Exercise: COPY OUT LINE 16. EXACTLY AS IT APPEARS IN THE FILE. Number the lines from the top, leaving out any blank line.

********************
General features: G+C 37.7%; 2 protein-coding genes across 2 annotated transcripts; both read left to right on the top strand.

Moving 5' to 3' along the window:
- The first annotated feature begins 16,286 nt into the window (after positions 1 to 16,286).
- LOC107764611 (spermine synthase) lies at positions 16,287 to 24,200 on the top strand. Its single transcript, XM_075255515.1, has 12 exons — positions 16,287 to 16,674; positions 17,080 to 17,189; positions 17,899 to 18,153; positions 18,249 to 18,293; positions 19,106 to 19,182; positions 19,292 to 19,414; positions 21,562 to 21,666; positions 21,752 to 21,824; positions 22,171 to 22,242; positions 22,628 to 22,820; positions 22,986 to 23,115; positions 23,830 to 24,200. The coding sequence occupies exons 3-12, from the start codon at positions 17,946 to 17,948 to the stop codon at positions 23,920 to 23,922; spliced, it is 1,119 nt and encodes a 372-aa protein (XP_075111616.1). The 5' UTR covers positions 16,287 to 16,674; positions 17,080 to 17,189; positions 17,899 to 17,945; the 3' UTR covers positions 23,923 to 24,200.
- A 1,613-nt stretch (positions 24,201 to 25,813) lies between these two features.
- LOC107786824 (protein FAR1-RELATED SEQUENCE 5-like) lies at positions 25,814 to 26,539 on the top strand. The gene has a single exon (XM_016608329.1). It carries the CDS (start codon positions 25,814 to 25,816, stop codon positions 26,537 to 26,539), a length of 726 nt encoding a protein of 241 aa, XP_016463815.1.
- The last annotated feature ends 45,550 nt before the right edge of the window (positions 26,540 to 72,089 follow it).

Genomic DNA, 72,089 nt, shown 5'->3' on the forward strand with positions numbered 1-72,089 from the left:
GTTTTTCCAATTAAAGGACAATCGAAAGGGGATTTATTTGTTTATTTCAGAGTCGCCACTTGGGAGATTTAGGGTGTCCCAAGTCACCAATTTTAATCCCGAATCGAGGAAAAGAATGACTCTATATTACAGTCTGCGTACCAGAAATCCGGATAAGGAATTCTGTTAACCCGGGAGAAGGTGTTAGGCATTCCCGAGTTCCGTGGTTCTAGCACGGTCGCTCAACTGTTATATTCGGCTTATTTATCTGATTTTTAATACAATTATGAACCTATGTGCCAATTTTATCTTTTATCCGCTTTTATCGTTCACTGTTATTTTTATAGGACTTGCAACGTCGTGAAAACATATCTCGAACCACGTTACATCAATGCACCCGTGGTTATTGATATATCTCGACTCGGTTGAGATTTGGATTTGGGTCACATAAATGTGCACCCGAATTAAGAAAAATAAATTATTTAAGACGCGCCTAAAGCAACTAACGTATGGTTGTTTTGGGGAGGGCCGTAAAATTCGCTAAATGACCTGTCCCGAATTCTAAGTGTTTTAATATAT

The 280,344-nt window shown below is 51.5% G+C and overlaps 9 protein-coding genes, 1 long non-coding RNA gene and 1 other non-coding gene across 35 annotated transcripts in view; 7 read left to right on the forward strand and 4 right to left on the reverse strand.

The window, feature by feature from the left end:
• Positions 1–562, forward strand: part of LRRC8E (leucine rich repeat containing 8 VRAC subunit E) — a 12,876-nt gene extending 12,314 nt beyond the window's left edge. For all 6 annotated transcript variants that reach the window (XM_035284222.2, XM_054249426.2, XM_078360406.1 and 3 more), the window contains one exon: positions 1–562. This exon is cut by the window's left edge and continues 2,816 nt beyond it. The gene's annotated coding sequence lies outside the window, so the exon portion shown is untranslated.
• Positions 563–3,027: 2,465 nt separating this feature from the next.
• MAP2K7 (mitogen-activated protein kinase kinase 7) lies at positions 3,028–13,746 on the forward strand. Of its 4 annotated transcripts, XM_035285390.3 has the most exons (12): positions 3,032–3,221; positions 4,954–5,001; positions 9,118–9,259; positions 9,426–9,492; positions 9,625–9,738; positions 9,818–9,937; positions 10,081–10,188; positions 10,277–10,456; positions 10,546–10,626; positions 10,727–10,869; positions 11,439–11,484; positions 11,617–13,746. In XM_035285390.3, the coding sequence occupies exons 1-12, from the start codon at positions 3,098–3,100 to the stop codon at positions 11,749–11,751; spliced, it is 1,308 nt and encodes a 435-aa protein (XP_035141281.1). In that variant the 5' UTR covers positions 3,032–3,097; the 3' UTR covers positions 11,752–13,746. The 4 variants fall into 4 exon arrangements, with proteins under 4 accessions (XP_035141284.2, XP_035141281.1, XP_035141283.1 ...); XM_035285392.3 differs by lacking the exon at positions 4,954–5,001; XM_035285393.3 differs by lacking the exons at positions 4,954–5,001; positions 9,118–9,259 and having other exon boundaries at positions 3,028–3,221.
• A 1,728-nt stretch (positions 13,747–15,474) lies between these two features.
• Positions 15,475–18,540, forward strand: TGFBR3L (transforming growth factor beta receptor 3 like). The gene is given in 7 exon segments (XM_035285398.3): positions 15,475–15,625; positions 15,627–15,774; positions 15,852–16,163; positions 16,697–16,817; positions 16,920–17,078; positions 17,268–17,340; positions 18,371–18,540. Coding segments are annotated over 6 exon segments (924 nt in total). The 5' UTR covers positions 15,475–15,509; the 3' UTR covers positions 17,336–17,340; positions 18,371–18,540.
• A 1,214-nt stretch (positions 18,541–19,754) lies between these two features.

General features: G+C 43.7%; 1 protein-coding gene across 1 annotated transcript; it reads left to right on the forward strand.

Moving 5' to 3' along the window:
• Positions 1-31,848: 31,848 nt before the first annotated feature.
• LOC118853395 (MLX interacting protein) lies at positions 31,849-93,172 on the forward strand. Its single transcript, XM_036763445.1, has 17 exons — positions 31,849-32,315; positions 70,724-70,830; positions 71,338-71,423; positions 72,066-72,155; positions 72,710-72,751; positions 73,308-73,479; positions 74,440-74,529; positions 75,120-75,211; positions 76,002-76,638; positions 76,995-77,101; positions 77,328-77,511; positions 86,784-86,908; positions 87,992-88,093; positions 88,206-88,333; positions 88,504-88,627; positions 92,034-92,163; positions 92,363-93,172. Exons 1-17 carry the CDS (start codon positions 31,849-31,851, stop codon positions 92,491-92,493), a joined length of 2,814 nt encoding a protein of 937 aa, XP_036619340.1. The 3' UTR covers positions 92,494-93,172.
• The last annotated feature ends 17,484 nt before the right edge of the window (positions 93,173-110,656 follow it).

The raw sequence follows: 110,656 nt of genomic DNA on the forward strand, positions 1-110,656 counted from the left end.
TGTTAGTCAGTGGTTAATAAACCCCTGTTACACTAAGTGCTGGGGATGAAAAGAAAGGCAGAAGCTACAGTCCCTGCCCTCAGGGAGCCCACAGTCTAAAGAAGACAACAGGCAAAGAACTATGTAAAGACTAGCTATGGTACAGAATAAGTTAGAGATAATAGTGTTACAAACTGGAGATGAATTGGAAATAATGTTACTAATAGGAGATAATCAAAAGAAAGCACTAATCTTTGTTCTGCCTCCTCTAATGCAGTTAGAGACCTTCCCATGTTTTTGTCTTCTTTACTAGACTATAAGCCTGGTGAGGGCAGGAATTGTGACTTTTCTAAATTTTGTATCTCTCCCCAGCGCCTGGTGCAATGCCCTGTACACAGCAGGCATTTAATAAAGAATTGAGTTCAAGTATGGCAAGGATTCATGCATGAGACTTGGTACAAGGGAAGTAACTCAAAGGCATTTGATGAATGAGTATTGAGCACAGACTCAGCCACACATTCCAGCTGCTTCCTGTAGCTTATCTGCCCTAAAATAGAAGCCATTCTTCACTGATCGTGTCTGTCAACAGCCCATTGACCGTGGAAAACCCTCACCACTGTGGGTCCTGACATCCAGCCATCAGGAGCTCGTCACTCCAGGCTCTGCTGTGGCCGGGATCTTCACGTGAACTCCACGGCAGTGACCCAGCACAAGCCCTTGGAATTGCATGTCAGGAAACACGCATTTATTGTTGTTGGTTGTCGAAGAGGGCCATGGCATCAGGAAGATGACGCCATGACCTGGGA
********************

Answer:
• Positions 15,475–18,540, forward strand: TGFBR3L (transforming growth factor beta receptor 3 like). The gene is given in 7 exon segments (XM_035285398.3): positions 15,475–15,625; positions 15,627–15,774; positions 15,852–16,163; positions 16,697–16,817; positions 16,920–17,078; positions 17,268–17,340; positions 18,371–18,540. Coding segments are annotated over 6 exon segments (924 nt in total). The 5' UTR covers positions 15,475–15,509; the 3' UTR covers positions 17,336–17,340; positions 18,371–18,540.